Relationships Between Attribution Style, Child Abuse History, and PTSD Symptom Severity in Vietnam Veterans
ABSTRACT Relationships between learned helplessness, locus of control, child abuse histories, adult trauma exposure and subsequent PTSD symptom severity in a clinical sample of male Vietnam veterans were examined. Learned helplessness and external locus of control were not only reliably associated with each other, but also differentially associated with childhood abuse and PTSD symptom severity. Learned helplessness, in particular, evidenced significant relationships with both childhood trauma and current distress. Contrary to expectations, child abuse history was not reliably associated with combat-related PTSD. Overall results suggested that learned helplessness and external locus of control are correlated, but independent constructs with compelling links to adult psychopathology.
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ABSTRACT: How does traumatic stress change the ability to motivate oneself to achieve certain goals? How do motivational abilities influence the development and course of trauma sequelae? Few studies have focused on motivational constructs within posttraumatic stress research. From a trauma research perspective, it can be hypothesized that traumatic stress may contribute to motivational dysfunction. The main goal of the present article is to fill this gap in research by reviewing and discussing the existing trauma literature in terms of motivation-related concepts, such as self-efficacy, locus of control, self-esteem, and self-control/impulsivity. Fifty-four studies were reviewed, 10 of which were longitudinal studies. Approximately 20% of the reviews assessed whether motivational concepts predict posttraumatic stress, whereas only 8% examined the reverse relationship. With the exception of a few studies, motivational constructs seem to predict posttraumatic stress over the life span. The strongest relationships were reported for self-efficacy, followed by locus of control and self-esteem and, lastly, impulsivity/self-control. Overall, the findings of this review indicate that there is a lack of research investigating motivational factors as outcome variables following traumatic experiences. Furthermore, the need for longitudinal studies and studies with older adults is noted.European Journal of Psychotraumatology 01/2012; 3.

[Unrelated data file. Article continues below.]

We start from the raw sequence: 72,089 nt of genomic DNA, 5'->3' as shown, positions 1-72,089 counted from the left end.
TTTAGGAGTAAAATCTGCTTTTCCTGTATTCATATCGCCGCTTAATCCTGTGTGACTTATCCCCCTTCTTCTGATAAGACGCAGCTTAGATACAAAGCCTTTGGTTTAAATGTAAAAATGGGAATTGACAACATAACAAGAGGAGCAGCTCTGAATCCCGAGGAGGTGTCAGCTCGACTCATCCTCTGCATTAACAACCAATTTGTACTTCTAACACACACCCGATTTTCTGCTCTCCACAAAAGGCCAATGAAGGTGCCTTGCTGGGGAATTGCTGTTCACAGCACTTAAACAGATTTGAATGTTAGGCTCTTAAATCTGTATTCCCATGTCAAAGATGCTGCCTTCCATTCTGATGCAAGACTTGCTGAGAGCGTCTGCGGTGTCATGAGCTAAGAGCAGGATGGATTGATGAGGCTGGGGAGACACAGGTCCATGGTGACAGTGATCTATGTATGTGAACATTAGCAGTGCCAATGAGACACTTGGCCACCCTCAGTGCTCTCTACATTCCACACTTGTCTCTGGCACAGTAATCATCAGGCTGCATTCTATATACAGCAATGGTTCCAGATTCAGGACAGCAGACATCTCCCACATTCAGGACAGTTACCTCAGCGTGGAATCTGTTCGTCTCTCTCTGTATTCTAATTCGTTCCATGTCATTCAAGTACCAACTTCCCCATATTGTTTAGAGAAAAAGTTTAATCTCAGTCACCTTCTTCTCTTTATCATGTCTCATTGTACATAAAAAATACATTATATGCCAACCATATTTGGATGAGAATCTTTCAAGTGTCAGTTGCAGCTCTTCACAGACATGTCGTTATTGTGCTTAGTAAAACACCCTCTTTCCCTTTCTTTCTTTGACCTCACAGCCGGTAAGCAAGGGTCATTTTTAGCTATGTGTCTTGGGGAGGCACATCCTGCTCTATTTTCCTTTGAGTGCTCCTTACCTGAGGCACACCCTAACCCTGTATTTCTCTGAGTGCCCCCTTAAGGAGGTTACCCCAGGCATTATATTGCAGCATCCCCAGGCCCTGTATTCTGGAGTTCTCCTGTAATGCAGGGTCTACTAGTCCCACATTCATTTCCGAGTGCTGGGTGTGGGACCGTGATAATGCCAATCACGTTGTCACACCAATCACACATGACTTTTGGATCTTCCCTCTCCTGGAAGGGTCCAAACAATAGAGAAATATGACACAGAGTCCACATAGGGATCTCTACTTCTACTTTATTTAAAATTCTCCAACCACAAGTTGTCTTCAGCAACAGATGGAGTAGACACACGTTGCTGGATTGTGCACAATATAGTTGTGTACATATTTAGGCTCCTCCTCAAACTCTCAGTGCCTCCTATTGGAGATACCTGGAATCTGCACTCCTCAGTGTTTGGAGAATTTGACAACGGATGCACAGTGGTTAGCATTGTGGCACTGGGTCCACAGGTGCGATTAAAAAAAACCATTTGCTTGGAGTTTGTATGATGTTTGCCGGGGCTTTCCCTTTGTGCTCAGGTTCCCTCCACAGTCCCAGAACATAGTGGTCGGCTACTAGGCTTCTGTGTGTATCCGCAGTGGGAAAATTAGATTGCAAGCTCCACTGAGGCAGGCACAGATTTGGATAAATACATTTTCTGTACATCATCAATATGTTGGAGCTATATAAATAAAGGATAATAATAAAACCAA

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ABSTRACT: The war in Bosnia resulted in the displacement of millions of civilians, most of them women. Ten years after the civil war, many of them are still living as refugees in their country of origin or abroad. Research on different refugee groups has continuously reported persistent levels of posttraumatic stress disorder (PTSD) and other mental-health problems in this population. The present study compared PTSD and self-concept in Bosnian refugee women (n = 29) with women who were internally displaced (IDP; n = 26) and non-displaced women (n = 32). Data were collected using the Bosnian Trauma Questionnaire and four scales assessing self-esteem, perceived incompetence, externality of control attribution, and persistence. IDPs scored significantly higher on PTSD symptoms, externality of control attribution and perceived incompetence, and lower on self-esteem than both refugee and non-displaced women. The level of education most strongly predicted PTSD symptom severity, followed by the type of displacement, and exposure to violence during the war. Associations of self-concept with displacement and psychopathology were inconsistent, with type of displacement predicting control attributions but not other aspects of self-concept and PTSD symptoms being partly related to perceived incompetence and self-esteem. These results support previous findings stating that, in the long run, refugees show better mental health than IDPs, and that witnessing violence is a traumatic experience strongly linked to the development of PTSD symptoms. Results further indicate that education plays an important role in the development of PTSD symptoms. Associations of control attributions and type of displacement were found; these results have not been previously documented in literature.Archives of Women s Mental Health 10/2008; 11(4):269-76. · 2.01 Impact Factor